The last decade has seen transformational changes to the way in which non-UK investors of UK real estate are exposed to UK taxation. It is therefore worthwhile recapping the key changes which impact active investors in the UK real estate space and consider some of the common errors and issues encountered in practice.
The wholesale change to the tax regime started with the imposition of higher rates of Stamp Duty Land Tax (SDLT) for certain overseas investors. This largely stemmed from significant inward investment into the UK real estate market that was perceived to have created an inequality compared to buyers resident in the UK and, as a result, it was concluded that reform was required to even the stakes.
Annual Tax on Enveloped Dwellings (ATED), alongside ATED Capital Gains Tax (CGT), was introduced in 2013 and imposed an annual charge on companies that hold high value UK residential properties for personal use and introducing a form of CGT on non-resident parties for the first time. The scope of CGT for non-residents was extended in 2015 concerning residential properties irrespective of value. These changes were followed in 2017 extending the scope of IHT to UK residential property held via offshore corporate structures. In 2019 the taxation for non-resident investors in UK property was further widened as gains on all UK immovable property, including land and commercial property, were brought into scope of UK taxation. Specific elections were introduced as part of these measures dealing with collective investment vehicles and enabling qualifying fund managers to make one of two potential elections known as the exemption election and the transparency election. Then most recently in 2020, non-resident landlord companies have moved from the income tax regime to the corporation tax regime in line with UK resident vehicles that hold rental properties. In addition to this, there has been additional SDLT surcharges implemented and changes to the way in which developers previously outside of the scope of UK tax, by virtue of a double tax agreement, have fallen squarely within the UK tax net. Unsurprisingly, there have been teething problems complying with many of these new provisions.
With ATED we still see several situations of non-compliance where properties held via personal use have not registered and paid the ATED charge. Common examples are firstly claiming rental relief when the conditions are not met and secondly a failure to recognise that the initial £2m threshold has dropped to £500,000. So, whilst initial advice may have scoped out a company from the ATED charge, it has subsequently fallen within scope.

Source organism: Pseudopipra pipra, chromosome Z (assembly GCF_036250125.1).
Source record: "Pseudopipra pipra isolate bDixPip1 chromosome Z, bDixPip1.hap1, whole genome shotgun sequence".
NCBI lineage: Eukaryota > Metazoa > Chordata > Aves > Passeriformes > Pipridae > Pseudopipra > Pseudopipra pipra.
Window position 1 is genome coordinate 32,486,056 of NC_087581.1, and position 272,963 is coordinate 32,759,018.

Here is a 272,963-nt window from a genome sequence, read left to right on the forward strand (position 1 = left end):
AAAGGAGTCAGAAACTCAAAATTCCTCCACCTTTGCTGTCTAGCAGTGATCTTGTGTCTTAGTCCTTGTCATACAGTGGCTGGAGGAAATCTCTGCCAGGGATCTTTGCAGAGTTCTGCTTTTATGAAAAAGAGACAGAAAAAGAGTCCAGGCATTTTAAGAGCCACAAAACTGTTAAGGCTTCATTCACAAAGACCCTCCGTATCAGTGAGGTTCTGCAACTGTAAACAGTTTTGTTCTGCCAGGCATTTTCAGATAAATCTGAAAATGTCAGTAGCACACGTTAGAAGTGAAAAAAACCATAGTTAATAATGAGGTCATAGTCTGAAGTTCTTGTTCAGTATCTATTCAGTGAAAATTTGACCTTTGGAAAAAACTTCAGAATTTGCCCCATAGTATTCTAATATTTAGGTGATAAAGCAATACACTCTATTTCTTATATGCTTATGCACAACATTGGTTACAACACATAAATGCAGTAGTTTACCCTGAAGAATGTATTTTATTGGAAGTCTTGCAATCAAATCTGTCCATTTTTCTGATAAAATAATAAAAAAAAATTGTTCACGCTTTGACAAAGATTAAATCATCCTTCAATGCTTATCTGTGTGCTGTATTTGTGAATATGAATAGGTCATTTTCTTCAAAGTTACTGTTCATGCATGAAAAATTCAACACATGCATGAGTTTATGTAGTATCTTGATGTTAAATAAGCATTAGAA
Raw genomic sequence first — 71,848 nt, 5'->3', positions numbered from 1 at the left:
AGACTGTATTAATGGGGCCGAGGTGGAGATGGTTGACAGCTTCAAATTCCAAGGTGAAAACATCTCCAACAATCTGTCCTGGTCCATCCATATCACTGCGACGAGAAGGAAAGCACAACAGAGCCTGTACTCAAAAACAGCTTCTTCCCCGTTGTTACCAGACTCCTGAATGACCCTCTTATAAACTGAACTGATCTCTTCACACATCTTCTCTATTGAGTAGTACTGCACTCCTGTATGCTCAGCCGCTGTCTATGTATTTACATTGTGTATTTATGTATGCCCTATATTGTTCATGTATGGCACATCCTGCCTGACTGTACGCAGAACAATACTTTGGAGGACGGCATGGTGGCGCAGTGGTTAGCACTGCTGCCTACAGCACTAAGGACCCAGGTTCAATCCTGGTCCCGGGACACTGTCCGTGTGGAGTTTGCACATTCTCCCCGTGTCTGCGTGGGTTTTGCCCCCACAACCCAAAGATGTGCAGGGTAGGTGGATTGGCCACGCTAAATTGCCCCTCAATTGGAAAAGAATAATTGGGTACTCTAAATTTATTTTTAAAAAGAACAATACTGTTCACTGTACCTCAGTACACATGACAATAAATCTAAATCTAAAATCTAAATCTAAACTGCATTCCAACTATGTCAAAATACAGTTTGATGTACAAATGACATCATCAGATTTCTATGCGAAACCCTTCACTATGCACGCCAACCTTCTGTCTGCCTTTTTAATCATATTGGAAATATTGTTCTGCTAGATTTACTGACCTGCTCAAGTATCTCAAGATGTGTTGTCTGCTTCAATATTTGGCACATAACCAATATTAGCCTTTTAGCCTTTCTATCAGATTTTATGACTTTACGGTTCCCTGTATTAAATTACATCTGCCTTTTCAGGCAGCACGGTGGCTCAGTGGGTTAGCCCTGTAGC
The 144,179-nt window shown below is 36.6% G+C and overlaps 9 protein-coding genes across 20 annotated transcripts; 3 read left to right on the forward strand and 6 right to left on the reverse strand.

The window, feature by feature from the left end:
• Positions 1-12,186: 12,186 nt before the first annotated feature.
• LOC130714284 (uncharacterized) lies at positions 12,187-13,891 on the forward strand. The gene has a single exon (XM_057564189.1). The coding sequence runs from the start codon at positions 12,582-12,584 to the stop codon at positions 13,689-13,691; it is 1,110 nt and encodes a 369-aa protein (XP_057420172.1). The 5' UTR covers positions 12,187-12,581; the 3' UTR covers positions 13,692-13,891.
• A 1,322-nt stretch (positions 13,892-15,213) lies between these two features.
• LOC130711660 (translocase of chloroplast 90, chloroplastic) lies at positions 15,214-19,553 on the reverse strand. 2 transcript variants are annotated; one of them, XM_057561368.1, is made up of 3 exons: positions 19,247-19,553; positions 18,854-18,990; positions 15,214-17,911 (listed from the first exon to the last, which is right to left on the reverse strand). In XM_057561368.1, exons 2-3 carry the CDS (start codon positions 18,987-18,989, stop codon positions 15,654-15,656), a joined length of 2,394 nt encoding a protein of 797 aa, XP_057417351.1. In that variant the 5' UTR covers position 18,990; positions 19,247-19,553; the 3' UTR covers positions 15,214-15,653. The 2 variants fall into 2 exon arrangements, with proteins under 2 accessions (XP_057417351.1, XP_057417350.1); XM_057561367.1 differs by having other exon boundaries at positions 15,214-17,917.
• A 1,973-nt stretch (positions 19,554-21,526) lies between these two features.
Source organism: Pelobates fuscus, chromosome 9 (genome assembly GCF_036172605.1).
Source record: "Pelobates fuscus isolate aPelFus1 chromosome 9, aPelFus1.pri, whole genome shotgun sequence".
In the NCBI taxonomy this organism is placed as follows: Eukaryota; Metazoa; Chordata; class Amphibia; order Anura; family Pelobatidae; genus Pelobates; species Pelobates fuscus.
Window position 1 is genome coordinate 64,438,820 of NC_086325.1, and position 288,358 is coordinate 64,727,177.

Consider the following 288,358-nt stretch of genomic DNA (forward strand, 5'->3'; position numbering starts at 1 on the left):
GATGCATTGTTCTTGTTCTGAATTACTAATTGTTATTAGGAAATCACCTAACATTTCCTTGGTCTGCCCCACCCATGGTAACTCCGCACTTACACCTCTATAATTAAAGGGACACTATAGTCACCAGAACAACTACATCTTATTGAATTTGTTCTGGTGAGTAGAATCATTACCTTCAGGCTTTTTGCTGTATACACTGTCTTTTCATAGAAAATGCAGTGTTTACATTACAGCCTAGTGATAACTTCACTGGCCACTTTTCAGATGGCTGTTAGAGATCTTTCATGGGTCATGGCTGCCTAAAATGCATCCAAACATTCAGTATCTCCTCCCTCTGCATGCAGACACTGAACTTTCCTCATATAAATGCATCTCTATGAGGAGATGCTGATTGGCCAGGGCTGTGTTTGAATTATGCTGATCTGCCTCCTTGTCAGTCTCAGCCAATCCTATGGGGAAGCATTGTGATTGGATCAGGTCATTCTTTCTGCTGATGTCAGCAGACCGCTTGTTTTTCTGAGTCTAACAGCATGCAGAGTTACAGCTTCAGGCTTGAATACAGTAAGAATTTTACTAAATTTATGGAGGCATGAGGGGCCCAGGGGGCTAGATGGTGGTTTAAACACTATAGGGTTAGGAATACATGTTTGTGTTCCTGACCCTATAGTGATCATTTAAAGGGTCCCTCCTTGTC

With regard to the April 2019 changes and the widening of the scope of CGT, we have seen a few situations where people are confused by which base cost to utilise when disposing of a property. For residential property, the default base cost remains the April 2015 valuation for direct disposals whereas indirect disposals (i.e. disposals of shares in a property rich entity) have a default base cost of April 2019.
Sticking with the April 2019 changes, there have been a few practicalities that have caused issues with regard to the collective investment vehicle elections. This situation has not been helped by COVID, which has worsened the responsiveness of the HMRC unit responsible for dealing with funds making these elections. We have noted several situations where entities that are not transparent for income tax purposes have wrongly assumed they can elect for transparent treatment for gains purposes. Additionally, many have not recognised the need for the filing of partnership returns in respect of gains (or lack thereof) realised by unit holders in a JPUT/GPUT type structure where the transparency election has been made.
From a corporation tax perspective, we have seen a few recurring themes. Firstly, an overall under-appreciation of the additional administration and complexity of the compliance regime. Investors need to map out payment dates versus filing dates and be proactive in altering internal practice to ensure companies can make accurate payments on account and file on time. Furthermore, the fact that non-resident landlords must consider the Corporate Interest Restriction (CIR) regime and how it might apply to them has, in several situations, been considered later than it ought to have been or indeed either not considered or wrongly assessed. The CIR regime is complex and often requires specialist input. KPMG in the Crown Dependencies can assist impacted clients to ensure those challenges are met.
Overall, the tax landscape for overseas investors in UK real estate is more complex than ever. Utilising offshore structures remains attractive from both a tax and non-tax perspective but, in an environment of transparency, it is critical that upfront advice is taken to ensure obligations are met in a timely fashion. There may well be further changes on the horizon impacting the real estate sector, so the need to understand the impact of those changes is fundamental.